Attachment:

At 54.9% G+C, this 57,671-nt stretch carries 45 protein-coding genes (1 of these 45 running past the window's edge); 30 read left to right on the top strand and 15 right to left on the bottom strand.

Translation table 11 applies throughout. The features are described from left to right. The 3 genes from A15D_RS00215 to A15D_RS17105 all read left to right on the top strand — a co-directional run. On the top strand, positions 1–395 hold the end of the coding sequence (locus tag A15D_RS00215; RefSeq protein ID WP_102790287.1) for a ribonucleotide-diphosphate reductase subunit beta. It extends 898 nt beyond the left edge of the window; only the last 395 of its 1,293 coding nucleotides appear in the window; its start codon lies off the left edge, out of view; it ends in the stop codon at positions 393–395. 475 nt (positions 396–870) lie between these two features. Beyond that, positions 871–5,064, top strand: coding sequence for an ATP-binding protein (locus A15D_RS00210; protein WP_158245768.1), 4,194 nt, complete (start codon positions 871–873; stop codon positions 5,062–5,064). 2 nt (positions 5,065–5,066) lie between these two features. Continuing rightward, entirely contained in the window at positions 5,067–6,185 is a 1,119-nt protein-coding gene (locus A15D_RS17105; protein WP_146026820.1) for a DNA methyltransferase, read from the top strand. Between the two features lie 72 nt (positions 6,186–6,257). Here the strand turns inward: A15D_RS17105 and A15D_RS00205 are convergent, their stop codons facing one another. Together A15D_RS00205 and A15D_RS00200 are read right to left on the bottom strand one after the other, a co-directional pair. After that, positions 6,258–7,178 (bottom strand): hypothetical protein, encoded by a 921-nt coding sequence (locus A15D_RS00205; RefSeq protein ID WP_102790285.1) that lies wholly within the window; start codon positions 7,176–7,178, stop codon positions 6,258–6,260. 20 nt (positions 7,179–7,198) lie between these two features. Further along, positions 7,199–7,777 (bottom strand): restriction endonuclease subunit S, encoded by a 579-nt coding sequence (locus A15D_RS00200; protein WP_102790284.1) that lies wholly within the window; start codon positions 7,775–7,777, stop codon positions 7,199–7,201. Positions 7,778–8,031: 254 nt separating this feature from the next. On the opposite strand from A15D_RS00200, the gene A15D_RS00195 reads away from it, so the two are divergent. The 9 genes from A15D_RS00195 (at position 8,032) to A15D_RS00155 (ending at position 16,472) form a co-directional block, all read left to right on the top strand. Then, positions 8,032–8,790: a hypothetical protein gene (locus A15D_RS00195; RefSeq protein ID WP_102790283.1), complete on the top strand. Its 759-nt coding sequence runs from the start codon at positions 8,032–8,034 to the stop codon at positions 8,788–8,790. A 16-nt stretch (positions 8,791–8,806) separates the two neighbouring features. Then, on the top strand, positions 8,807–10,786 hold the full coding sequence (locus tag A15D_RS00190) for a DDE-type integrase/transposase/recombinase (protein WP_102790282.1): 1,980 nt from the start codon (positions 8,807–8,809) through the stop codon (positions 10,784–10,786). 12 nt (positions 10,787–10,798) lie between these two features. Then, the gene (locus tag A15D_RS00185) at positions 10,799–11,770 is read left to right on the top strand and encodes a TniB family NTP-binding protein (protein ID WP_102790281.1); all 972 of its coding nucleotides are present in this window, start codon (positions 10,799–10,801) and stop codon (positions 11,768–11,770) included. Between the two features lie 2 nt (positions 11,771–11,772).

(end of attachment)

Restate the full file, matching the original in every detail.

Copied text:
At 54.9% G+C, this 57,671-nt stretch carries 45 protein-coding genes (1 of these 45 running past the window's edge); 30 read left to right on the top strand and 15 right to left on the bottom strand.

Translation table 11 applies throughout. The features are described from left to right. The 3 genes from A15D_RS00215 to A15D_RS17105 all read left to right on the top strand — a co-directional run. On the top strand, positions 1–395 hold the end of the coding sequence (locus tag A15D_RS00215; RefSeq protein ID WP_102790287.1) for a ribonucleotide-diphosphate reductase subunit beta. It extends 898 nt beyond the left edge of the window; only the last 395 of its 1,293 coding nucleotides appear in the window; its start codon lies off the left edge, out of view; it ends in the stop codon at positions 393–395. 475 nt (positions 396–870) lie between these two features. Beyond that, positions 871–5,064, top strand: coding sequence for an ATP-binding protein (locus A15D_RS00210; protein WP_158245768.1), 4,194 nt, complete (start codon positions 871–873; stop codon positions 5,062–5,064). 2 nt (positions 5,065–5,066) lie between these two features. Continuing rightward, entirely contained in the window at positions 5,067–6,185 is a 1,119-nt protein-coding gene (locus A15D_RS17105; protein WP_146026820.1) for a DNA methyltransferase, read from the top strand. Between the two features lie 72 nt (positions 6,186–6,257). Here the strand turns inward: A15D_RS17105 and A15D_RS00205 are convergent, their stop codons facing one another. Together A15D_RS00205 and A15D_RS00200 are read right to left on the bottom strand one after the other, a co-directional pair. After that, positions 6,258–7,178 (bottom strand): hypothetical protein, encoded by a 921-nt coding sequence (locus A15D_RS00205; RefSeq protein ID WP_102790285.1) that lies wholly within the window; start codon positions 7,176–7,178, stop codon positions 6,258–6,260. 20 nt (positions 7,179–7,198) lie between these two features. Further along, positions 7,199–7,777 (bottom strand): restriction endonuclease subunit S, encoded by a 579-nt coding sequence (locus A15D_RS00200; protein WP_102790284.1) that lies wholly within the window; start codon positions 7,775–7,777, stop codon positions 7,199–7,201. Positions 7,778–8,031: 254 nt separating this feature from the next. On the opposite strand from A15D_RS00200, the gene A15D_RS00195 reads away from it, so the two are divergent. The 9 genes from A15D_RS00195 (at position 8,032) to A15D_RS00155 (ending at position 16,472) form a co-directional block, all read left to right on the top strand. Then, positions 8,032–8,790: a hypothetical protein gene (locus A15D_RS00195; RefSeq protein ID WP_102790283.1), complete on the top strand. Its 759-nt coding sequence runs from the start codon at positions 8,032–8,034 to the stop codon at positions 8,788–8,790. A 16-nt stretch (positions 8,791–8,806) separates the two neighbouring features. Then, on the top strand, positions 8,807–10,786 hold the full coding sequence (locus tag A15D_RS00190) for a DDE-type integrase/transposase/recombinase (protein WP_102790282.1): 1,980 nt from the start codon (positions 8,807–8,809) through the stop codon (positions 10,784–10,786). 12 nt (positions 10,787–10,798) lie between these two features. Then, the gene (locus tag A15D_RS00185) at positions 10,799–11,770 is read left to right on the top strand and encodes a TniB family NTP-binding protein (protein ID WP_102790281.1); all 972 of its coding nucleotides are present in this window, start codon (positions 10,799–10,801) and stop codon (positions 11,768–11,770) included. Between the two features lie 2 nt (positions 11,771–11,772).